This year’s ESPY Awards had a decidedly different tone, because this is a decidedly different time in our lives. We are in the midst of a pandemic, and the recent killings of George Floyd, Breonna Taylor, and Ahmaud Arbery have sparked massive global protests demanding equality and racial justice, while ending systemic racism and racism in general.
Seattle Seahawks quarterback Russell Wilson, Seattle Storm legend Sue Bird and American football superstar Megan Rapinoe jointly hosted the ceremony, all wearing “Black Lives Matter” jerseys, and began the cold broadcast. with a call for unity against racial injustice. The video started with Wilson listing iconic and prominent black athletes like Jackie Robinson, Muhammad Ali, and Serena Williams, describing their impact on sports and their efforts to create social change.
Then the scene shifted to the aforementioned deaths of Floyd, Arbery, and Taylor, the names at the forefront of the protests you’re seeing right now.
“Our country’s work is not close to completion,” said Wilson. “We need justice. We need true leadership. We need a change. And we need it now. I look at my children and pray for a better future. A world where the color of their brown skin does not prevent them from their vocation, their purpose, their destiny. I pray for a world where I don’t have to fear for my children because of the systemic racism of hundreds of years of oppression. The only thing that must die is racism. Black lives matter.
“So where do we go from here? As millions of people of all colors protest, I see a world of pain, grief and despair. But I am also a new generation. A generation that calls the desperate need for lasting change. To my white colleagues and friends: we also need you to lead. Don’t just listen. Help. “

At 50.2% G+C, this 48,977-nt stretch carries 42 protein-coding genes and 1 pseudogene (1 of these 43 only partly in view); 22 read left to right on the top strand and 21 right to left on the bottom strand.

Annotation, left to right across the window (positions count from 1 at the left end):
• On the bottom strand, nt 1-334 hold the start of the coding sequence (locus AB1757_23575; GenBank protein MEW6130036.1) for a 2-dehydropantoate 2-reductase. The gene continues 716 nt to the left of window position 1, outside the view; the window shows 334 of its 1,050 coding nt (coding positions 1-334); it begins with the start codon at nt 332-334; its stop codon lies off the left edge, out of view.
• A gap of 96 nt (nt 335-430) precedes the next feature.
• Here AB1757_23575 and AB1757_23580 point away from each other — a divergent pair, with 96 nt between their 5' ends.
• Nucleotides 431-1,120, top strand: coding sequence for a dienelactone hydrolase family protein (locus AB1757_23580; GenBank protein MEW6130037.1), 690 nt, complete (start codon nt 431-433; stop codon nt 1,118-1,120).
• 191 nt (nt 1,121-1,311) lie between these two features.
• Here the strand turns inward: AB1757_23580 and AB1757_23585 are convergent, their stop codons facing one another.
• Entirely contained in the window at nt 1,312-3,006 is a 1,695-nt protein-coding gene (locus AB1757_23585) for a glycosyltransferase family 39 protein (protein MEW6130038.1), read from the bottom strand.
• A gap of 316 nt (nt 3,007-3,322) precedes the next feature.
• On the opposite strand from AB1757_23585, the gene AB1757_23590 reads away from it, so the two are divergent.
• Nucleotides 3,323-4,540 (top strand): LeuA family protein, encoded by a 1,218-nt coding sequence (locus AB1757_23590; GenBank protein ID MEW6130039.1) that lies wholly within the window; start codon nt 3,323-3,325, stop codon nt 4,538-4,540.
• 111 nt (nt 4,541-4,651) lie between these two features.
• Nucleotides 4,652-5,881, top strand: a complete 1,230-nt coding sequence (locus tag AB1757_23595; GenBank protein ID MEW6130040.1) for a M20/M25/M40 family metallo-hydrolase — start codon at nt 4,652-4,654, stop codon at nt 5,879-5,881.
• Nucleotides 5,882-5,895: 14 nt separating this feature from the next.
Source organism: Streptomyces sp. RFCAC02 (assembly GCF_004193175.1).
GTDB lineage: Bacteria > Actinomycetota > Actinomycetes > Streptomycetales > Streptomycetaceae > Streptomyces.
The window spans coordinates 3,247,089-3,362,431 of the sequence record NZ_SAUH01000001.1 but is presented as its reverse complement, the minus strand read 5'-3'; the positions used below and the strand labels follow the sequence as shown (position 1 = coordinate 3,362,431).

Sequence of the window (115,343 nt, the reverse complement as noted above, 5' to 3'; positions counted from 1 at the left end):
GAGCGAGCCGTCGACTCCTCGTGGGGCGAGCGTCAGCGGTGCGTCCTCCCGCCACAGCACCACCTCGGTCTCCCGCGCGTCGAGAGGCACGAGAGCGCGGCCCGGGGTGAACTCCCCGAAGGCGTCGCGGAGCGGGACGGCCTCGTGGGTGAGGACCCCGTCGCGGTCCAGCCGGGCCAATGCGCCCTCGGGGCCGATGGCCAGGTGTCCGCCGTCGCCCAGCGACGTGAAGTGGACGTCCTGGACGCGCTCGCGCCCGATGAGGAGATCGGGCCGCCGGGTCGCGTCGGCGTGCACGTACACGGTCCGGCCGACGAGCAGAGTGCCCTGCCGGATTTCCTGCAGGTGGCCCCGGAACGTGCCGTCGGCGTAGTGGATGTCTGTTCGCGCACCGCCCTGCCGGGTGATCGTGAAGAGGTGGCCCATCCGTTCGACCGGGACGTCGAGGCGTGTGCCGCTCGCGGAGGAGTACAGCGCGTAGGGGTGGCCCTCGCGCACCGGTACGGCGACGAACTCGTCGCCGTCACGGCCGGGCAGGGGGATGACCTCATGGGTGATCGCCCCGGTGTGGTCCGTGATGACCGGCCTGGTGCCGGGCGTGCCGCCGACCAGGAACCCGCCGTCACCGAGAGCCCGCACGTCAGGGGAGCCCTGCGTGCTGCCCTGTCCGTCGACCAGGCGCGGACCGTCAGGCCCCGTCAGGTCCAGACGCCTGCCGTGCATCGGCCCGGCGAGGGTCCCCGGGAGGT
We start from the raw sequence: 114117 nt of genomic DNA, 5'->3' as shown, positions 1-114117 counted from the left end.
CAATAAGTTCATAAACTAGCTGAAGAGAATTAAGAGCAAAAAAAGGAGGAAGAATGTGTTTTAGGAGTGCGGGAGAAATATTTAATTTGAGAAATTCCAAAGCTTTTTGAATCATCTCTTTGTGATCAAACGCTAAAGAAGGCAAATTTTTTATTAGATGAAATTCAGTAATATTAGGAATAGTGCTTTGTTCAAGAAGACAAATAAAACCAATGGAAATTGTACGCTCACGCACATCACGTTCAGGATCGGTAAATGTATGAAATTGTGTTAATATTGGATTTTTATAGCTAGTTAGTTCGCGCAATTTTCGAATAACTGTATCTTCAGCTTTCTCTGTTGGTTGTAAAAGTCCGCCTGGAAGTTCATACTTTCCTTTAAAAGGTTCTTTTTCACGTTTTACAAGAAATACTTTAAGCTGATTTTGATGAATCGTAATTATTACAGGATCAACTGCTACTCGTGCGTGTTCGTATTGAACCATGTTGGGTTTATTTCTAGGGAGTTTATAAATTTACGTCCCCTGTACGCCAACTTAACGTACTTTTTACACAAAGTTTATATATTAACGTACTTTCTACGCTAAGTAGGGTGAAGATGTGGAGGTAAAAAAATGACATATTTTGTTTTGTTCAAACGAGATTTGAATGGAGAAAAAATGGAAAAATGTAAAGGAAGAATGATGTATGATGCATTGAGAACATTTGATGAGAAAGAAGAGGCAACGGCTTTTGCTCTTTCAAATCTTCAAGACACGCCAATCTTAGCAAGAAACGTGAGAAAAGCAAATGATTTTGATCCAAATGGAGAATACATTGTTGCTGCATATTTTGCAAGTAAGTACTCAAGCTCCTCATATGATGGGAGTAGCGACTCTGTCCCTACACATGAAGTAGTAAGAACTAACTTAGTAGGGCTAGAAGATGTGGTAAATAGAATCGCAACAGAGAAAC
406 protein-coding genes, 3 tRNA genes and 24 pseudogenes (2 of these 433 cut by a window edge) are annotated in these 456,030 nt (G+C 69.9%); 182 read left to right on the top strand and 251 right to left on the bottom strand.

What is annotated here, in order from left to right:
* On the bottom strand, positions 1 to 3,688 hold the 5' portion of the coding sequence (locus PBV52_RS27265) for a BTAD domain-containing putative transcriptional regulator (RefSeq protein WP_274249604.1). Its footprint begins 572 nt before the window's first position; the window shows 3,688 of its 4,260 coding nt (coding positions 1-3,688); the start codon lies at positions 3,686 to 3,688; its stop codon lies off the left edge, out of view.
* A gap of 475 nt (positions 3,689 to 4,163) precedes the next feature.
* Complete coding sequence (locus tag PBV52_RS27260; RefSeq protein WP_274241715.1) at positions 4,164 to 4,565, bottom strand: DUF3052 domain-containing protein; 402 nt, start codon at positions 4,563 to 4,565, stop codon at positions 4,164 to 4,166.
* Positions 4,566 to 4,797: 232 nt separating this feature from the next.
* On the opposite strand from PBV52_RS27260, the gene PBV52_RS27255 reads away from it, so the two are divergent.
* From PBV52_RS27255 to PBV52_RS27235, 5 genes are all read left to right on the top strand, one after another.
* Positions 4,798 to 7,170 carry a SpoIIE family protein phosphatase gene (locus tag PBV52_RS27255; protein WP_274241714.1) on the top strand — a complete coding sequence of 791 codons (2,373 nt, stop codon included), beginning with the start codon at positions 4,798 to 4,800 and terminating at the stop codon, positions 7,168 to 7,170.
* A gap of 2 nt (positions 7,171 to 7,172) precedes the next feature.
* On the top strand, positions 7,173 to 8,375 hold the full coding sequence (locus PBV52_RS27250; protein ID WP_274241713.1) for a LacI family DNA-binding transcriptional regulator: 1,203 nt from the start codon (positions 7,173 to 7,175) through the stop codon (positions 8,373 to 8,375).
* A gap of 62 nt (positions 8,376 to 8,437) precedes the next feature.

Next up was Rapinoe, who memorably knelt during the national anthem in solidarity with Colin Kaepernick in 2016. US Soccer banned the act of kneeling during the anthem before revoking it earlier this month amid protests.
“It is important that we keep this dialogue and this energy alive,” Rapinoe said. “Because for centuries, there have been struggles for justice and equality in this country, led by black people.
“This move is no different, but as white people, this is the breaking point. This time, we have to support them. “
Finally it was Bird, who admitted that he “used to shy away” from these issues, but that is no longer the case.
Trust us, we know that sports are important. That is why we are gathered here tonight, ”Bird said. But do black lives matter to you when they’re not throwing touchdowns, catching rebounds, serving aces? If that was awkward to listen to, fine. He used to shy away from moments like this, because it is convenient to be calm, to be considered safe and polite. “
You can see the full video at the top of the page.